During a recent discussion I had with a group of women, one woman commented that she follows her partner regularly through the GPS on his phone. After some discussion, she then advised it was for emergency reasons. It left me wondering about the practice. A search of the Internet reveals there are multiple applications available for tracking one’s partner and that apparently many do. By why and is it right?

It turns out the answer is, it depends.

In my posting to my Facebook page exploring the issue, the comments suggest that absent any concerns, it is an invasion of privacy and that people should otherwise trust their partner. Being spied on for no good reason in and of itself may be the very issue that torpedoes an otherwise good relationship.

However, other comments point to the value of knowing each others whereabouts for emergency purposes, planning and personal safety.

When concerned about a partner’s dalliances tracking may provide evidence one way or the other about the integrity of the relationship. However, tracking itself does nothing to address or repair concerns.

If you find yourself not trusting your partner, the issue may reside with your partner or alternately, the trust issue may be yours to carry. Depending on upbringing, some folks inherently have issues of trust.

If ones parents’ relationship was marked by issues of infidelity, be it emotional, sexual or even financial, it can be a set up for the adult child to then have concerns born of the childhood experience. This is clearly not an outcome of the current partner’s behavior. In such circumstance though, that lack of trust can carry into the present relationship with disastrous consequences.

No one ever wants to be accused of behavior or thought capable of engaging in untoward behavior. That lack of trust originating in ones own mind the result of prior untoward experience, when projected as an issue on the partner is cancerous for relationships. It creates unwarranted tensions, hostilities and conflict.

If you have a trust issue with your partner. It can be like an itch that needs scratching. In lieu of tracking, consider communication. Discuss your issues and concerns. Take responsibility for your issues. Advise when you have gained knowledge of unreasonable behavior.

Rather than the cat and mouse game consider addressing your concerns forthrightly.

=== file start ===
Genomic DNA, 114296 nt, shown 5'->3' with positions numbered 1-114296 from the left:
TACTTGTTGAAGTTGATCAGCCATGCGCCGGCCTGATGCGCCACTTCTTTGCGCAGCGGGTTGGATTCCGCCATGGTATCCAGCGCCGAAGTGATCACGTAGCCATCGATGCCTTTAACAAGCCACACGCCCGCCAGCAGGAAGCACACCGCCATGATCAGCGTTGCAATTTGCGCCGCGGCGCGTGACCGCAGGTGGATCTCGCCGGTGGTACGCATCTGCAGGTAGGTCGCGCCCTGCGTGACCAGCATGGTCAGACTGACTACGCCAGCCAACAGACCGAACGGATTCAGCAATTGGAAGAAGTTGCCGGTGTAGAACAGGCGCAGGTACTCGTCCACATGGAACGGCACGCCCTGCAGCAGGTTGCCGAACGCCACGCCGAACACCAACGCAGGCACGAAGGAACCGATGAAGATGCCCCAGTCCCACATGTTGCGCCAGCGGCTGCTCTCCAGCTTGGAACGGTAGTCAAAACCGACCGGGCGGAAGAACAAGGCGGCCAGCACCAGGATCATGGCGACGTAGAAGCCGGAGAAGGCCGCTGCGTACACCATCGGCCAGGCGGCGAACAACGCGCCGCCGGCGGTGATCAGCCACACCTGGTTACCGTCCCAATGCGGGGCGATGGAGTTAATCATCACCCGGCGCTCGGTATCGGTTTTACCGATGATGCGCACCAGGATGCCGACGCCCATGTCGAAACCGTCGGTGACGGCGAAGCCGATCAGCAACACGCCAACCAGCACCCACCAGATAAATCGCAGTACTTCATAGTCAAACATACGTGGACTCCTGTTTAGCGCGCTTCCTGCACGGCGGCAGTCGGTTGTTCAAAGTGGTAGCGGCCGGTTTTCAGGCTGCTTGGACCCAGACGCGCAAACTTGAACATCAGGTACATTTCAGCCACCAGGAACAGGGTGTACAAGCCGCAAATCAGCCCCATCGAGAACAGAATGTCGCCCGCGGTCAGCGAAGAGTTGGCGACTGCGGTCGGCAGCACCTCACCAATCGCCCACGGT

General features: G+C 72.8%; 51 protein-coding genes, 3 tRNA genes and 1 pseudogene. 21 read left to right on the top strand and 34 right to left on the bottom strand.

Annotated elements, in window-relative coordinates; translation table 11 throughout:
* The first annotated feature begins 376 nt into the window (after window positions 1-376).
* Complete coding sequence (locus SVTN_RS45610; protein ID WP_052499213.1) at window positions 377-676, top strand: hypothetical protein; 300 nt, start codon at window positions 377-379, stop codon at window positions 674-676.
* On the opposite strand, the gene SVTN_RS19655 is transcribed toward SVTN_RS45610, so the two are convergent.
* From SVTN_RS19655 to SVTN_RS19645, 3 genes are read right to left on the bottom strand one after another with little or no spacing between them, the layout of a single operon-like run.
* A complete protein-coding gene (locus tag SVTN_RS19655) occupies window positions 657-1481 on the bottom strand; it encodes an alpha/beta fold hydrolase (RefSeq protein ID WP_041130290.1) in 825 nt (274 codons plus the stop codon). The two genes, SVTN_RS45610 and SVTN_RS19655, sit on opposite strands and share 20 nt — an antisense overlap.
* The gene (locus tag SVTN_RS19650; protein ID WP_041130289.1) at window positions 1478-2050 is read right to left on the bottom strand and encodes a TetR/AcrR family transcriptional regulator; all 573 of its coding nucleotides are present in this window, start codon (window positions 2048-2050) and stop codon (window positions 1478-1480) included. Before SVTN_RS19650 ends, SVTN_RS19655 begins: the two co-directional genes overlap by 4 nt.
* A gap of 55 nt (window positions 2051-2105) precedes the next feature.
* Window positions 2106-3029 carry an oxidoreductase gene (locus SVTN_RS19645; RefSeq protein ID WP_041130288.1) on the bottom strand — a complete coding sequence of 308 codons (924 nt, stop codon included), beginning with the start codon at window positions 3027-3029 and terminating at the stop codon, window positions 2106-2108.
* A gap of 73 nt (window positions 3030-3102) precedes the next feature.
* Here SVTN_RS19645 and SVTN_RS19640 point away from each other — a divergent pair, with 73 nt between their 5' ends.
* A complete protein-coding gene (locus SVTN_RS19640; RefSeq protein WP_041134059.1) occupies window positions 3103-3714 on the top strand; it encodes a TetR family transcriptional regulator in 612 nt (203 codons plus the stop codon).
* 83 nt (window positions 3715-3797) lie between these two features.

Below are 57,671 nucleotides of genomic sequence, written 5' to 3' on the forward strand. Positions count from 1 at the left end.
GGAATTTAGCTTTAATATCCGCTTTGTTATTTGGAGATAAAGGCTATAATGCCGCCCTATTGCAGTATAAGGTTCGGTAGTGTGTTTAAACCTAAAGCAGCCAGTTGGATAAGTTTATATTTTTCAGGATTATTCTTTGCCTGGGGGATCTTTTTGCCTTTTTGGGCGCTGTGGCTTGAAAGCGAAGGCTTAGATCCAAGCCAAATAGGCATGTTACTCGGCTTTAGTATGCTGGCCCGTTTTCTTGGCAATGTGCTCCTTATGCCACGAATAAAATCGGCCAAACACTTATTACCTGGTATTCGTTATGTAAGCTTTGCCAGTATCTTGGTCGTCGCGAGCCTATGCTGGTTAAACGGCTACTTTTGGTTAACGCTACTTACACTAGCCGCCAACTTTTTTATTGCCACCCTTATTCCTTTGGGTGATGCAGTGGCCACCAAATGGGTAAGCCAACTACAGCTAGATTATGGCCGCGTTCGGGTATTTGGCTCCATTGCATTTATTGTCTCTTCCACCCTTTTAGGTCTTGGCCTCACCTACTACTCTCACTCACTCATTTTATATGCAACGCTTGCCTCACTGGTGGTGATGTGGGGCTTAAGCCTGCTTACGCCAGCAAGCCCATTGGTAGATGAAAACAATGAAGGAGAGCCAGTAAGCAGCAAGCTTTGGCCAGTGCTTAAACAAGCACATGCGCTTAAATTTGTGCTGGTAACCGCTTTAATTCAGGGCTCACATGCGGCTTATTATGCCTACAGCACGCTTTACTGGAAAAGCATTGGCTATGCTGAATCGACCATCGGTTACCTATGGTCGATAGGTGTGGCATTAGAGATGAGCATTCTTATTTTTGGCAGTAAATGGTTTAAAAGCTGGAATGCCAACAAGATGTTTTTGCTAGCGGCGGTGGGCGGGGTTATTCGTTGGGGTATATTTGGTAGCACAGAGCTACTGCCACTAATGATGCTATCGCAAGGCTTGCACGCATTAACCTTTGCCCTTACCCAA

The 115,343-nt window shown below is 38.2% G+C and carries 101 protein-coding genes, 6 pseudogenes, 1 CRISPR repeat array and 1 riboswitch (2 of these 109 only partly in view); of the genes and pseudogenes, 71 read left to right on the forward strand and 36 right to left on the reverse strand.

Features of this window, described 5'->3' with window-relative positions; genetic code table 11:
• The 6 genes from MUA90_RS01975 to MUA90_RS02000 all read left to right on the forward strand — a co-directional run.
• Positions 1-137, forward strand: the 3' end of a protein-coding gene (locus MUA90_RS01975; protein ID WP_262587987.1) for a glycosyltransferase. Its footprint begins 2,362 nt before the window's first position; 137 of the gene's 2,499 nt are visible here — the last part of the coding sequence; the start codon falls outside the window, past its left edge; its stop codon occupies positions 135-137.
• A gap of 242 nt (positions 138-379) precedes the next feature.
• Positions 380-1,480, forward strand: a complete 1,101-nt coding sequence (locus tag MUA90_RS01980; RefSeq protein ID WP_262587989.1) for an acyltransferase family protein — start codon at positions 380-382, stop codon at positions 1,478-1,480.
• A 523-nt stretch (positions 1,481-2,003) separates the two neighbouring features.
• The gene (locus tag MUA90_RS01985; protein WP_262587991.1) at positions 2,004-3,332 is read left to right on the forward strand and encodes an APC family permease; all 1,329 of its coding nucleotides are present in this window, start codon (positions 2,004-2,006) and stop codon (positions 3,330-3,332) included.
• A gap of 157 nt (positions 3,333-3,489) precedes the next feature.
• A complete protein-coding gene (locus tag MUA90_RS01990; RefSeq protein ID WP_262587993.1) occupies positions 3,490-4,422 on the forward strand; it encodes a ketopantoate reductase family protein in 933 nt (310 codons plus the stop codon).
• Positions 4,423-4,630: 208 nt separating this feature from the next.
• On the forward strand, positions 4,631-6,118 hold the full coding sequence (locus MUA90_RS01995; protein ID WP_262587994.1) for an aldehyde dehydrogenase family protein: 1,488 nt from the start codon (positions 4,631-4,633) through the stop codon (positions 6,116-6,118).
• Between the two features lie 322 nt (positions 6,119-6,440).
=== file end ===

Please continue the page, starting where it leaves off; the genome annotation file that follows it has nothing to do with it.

Your partner, if guilty, may at first seek to deflect and avoid but this is actually normal in the context of truly getting caught. However, continue to address your concern and evidence where actually available. Maintain your composure and certainly seek couple counseling whether a transgression is actual or perceived in order to determine your next steps and to find ways to address the trust.

If the issue is a function of your own prior experience undermining your trust in others, then couple counseling can help both persons understand and find coping strategies. Once no longer feeling blamed for projected concerns, the partner, through understanding can support the person coming to terms with the impact of early experiences on their life.

If indeed a transgression did occur, then the couple can explore any personal or interpersonal issues that could have given rise to the transgression and determine the respective interests in continuing the relationship. Either way, remain a couple or separate, counseling can be very helpful to support the outcome and help people cope and develop strategies to facilitate their direction.

In the end, better relationships are based on trust as well as transparency.

When I am out and about, I often make contact with my wife so she has some sense of my whereabouts and when I will be returning home. We see this as a courtesy. Realizing she can now just as easily know my whereabouts through the smart phone’s tracking features, I may just turn this on myself so she can more easily know my whereabouts and determine my time of arrival when driving home.

Have the discussion with your partner. How does your trust track?

If not tracking well, consider counseling to get back on track.

I am Gary Direnfeld and I am a social worker. Check out all my services and then call me if you need help with a personal issue, mental health concern, child behavior or relationship, divorce or separation issue. I am available in person and by Skype.

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Gary Direnfeld, MSW, RSW

gary@yoursocialworker.com
http://www.yoursocialworker.com

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Gary Direnfeld is a social worker. Courts in Ontario, Canada, consider him an expert in social work, marital and family therapy, child development, parent-child relations and custody and access matters. Gary is the host of the TV reality show, Newlywed, Nearly Dead, parenting columnist for the Hamilton Spectator and author of Marriage Rescue: Overcoming the ten deadly sins in failing relationships. Gary maintains a private practice in Dundas and Georgina Ontario, providing a range of services for people in distress. He speaks at conferences and workshops throughout North America.

If your relationship is faltering, then set it as your priority.

Read: Marriage Rescue: Overcoming ten deadly sins in failing relationships.